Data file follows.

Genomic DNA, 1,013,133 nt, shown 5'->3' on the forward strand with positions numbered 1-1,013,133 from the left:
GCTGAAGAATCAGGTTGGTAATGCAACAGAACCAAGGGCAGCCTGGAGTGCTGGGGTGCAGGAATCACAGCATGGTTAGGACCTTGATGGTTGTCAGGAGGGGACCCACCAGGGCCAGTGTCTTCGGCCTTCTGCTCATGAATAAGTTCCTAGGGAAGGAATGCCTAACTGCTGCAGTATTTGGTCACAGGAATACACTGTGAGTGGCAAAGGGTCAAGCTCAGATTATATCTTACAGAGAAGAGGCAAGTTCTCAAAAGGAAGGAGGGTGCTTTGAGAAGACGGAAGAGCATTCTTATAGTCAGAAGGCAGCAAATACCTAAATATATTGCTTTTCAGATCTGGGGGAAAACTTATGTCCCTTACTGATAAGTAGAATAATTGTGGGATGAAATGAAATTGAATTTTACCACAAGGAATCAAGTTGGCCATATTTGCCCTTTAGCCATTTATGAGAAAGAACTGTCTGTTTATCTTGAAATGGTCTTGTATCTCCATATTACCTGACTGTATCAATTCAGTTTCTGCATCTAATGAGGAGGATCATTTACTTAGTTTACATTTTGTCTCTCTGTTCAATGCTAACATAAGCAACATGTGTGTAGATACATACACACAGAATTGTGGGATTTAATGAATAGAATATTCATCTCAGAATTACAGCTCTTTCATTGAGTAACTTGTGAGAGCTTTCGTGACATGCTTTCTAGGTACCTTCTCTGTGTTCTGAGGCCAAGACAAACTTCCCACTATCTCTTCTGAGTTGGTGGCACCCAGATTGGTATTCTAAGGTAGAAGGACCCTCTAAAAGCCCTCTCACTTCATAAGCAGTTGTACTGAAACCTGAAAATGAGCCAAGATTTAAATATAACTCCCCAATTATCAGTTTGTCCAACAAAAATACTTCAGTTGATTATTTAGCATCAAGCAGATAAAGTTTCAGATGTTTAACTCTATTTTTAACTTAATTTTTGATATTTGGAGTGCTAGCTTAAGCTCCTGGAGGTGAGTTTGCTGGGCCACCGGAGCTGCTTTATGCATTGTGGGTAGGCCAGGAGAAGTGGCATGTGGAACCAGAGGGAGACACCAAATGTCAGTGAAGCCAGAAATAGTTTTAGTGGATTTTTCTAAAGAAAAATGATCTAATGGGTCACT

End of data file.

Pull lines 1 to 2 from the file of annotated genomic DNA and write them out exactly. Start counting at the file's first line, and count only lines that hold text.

Genomic DNA, 1,013,133 nt, shown 5'->3' on the forward strand with positions numbered 1-1,013,133 from the left:
GCTGAAGAATCAGGTTGGTAATGCAACAGAACCAAGGGCAGCCTGGAGTGCTGGGGTGCAGGAATCACAGCATGGTTAGGACCTTGATGGTTGTCAGGAGGGGACCCACCAGGGCCAGTGTCTTCGGCCTTCTGCTCATGAATAAGTTCCTAGGGAAGGAATGCCTAACTGCTGCAGTATTTGGTCACAGGAATACACTGTGAGTGGCAAAGGGTCAAGCTCAGATTATATCTTACAGAGAAGAGGCAAGTTCTCAAAAGGAAGGAGGGTGCTTTGAGAAGACGGAAGAGCATTCTTATAGTCAGAAGGCAGCAAATACCTAAATATATTGCTTTTCAGATCTGGGGGAAAACTTATGTCCCTTACTGATAAGTAGAATAATTGTGGGATGAAATGAAATTGAATTTTACCACAAGGAATCAAGTTGGCCATATTTGCCCTTTAGCCATTTATGAGAAAGAACTGTCTGTTTATCTTGAAATGGTCTTGTATCTCCATATTACCTGACTGTATCAATTCAGTTTCTGCATCTAATGAGGAGGATCATTTACTTAGTTTACATTTTGTCTCTCTGTTCAATGCTAACATAAGCAACATGTGTGTAGATACATACACACAGAATTGTGGGATTTAATGAATAGAATATTCATCTCAGAATTACAGCTCTTTCATTGAGTAACTTGTGAGAGCTTTCGTGACATGCTTTCTAGGTACCTTCTCTGTGTTCTGAGGCCAAGACAAACTTCCCACTATCTCTTCTGAGTTGGTGGCACCCAGATTGGTATTCTAAGGTAGAAGGACCCTCTAAAAGCCCTCTCACTTCATAAGCAGTTGTACTGAAACCTGAAAATGAGCCAAGATTTAAATATAACTCCCCAATTATCAGTTTGTCCAACAAAAATACTTCAGTTGATTATTTAGCATCAAGCAGATAAAGTTTCAGATGTTTAACTCTATTTTTAACTTAATTTTTGATATTTGGAGTGCTAGCTTAAGCTCCTGGAGGTGAGTTTGCTGGGCCACCGGAGCTGCTTTATGCATTGTGGGTAGGCCAGGAGAAGTGGCATGTGGAACCAGAGGGAGACACCAAATGTCAGTGAAGCCAGAAATAGTTTTAGTGGATTTTTCTAAAGAAAAATGATCTAATGGGTCACT